I dutifully opened all my electronic folders, improv notes, notebooks, bundles of amassed scrap paper, and after digging myself out from under it, tried to be honest with myself about what I had.

I would say surprise is maybe not as descriptive as "shock." If I'm being honest (counting the four books that are for all intents and purposes close to publication) I have 25 book-length projects that are totally viable. (And by that I mean the concepts are complete, some have multiple chapters already written, they're ready to work on without much further thought.) Beyond that, there's a maybe another 15 good ideas, and at least as many short stories. Like some zombie squirrel, apparently I've been stashing these things away for years and years and forgetting where I put them. The sub-cellar in my head must be very, very full.

Even when I can quite the day job and write full time, I've got enough to keep me busy for the next 15 years. This is both gratifying and utterly terrifying, because what was always at a safe distance is suddenly on the doorstep, possibly like something wished upon a monkey's paw. Now every one of those stories is knocking on the door and demanding to be let in.

You see, for years and years I did the minimum to keep this going. I queried, I got an agent, I went back and forth with publishers, but there was always a safe space, a buffer. I went back and forth for an entire freaking year with a publishing house (which shall remain nameless) over rewrites that they requested only to have the book dropped at the 11th hour.

So over time, while I never stopped writing, it became the act of just jotting down something I fancied on the back of an envelope, whipping out three chapters and then letting a book lie fallow, creating a world full of characters and then consigning them to a closet that I forgot to open again. I stopped producing, because something inside my head told me I could better spend my time doing something that had immediate results, that paid me enough to feed the kids, that got the damned floors swept and the dogs walked.

Sadly, because I let it, my talent and time became expendable. It became something that was not as valued as other people's time. If the kids needed something, that always came first. If the significant other needed something, that always came first. Hell, if the dogs needed something, that came first too. And over the years that default has just grown, because I've got to make a living right now, not next year, and nobody else is doing the laundry or the shopping or the cooking, or most of all the planning and double-checking and coaching that makes everybody else's lives run smoothly enough that they forget what it's like without the woman behind the curtain.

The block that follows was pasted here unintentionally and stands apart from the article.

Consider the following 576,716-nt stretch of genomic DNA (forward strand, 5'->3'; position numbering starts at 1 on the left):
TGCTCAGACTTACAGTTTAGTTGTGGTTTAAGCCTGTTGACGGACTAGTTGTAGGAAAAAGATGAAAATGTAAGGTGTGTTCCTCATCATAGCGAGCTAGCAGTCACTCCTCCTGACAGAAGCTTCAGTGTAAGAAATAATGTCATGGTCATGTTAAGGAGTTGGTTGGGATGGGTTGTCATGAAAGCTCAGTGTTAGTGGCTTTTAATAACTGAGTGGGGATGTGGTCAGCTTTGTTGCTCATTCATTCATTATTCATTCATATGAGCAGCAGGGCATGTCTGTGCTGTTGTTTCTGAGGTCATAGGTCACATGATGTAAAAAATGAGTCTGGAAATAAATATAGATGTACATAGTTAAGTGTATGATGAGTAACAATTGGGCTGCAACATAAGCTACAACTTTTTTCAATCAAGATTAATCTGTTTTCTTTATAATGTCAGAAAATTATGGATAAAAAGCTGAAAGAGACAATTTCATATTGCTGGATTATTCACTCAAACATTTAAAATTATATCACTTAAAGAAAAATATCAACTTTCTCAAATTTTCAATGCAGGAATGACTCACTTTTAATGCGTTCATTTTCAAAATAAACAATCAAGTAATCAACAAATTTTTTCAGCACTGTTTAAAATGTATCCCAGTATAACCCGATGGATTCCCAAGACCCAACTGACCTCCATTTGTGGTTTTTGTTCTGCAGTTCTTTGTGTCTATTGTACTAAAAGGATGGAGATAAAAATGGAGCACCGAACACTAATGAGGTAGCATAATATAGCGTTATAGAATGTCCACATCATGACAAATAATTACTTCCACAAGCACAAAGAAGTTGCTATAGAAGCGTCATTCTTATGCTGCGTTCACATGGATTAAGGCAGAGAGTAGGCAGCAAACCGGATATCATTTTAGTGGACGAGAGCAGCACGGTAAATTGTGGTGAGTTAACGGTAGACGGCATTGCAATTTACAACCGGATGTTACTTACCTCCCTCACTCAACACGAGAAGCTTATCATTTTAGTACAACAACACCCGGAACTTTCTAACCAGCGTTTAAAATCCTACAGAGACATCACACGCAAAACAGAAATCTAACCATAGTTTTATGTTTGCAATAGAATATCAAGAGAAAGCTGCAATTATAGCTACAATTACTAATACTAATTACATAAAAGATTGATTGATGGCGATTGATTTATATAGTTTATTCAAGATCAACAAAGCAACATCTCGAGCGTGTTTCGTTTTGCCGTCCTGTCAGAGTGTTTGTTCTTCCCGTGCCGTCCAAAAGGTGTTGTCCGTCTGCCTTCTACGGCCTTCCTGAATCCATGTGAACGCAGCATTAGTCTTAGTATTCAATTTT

So now I have worlds upon worlds waiting to be set spinning. And I've got to answer the door, because something there is knocking.

Tuesday, April 5, 2011

Pet Peeves

I'm a wee bit intolerant of bad grammar. I detest imprecision and am endlessly annoyed by sub-optimal punctuation. (I know some of it is writer's choice, but most often there IS a simple right and wrong.) In spending the last few days combing through blogs I've found some great ones, but I've also followed links to blogs where the writers had something less than an acceptable acquaintance with proper English. 

Maybe I've been sheltered, but I always assumed writers made it a point to be, well, good writers. And I'm not talking about newbies who are just starting out, I'm talking about people who have published books and made a few sales. Often they're wondering why they're not doing better They have nice covers, maybe a nifty plot, but then I read the posts on the blog and I stop cold. Their grammar and punctuation is atrocious. And I don't mean just a misplaced comma here or there, but really nonsensical sentences that seem to have been typed out by monkeys and then randomly punctuated by drunken monkeys. Maybe drunken monkeys that had been dropped on their little heads. Really, the rules for semi-colons are NOT THAT HARD.

Suffice it say, I'm not going to pick up their books. Hopefully the books were edited by someone else, but I have a writing sample in front of me, and it's yelling at me not to waste my time.

So for dog's sake, read Strunk and White's Elements of Style. It's small. Then pick up Eats, Shoots & Leaves. It's fun. But trust me, if part of your self-promotion is blogging, make sure you're writing isn't chasing away your readers before they even open your cover.

(FULL DISCLAIMER: I am queen of the typos, because my mind has often skipped on to the next thing before I've finished typing, and sometimes when I read back over a post, I'll stop and wonder how that stray comma got there, but I do go back and change it. This is also why I always have someone else proofread my professional work).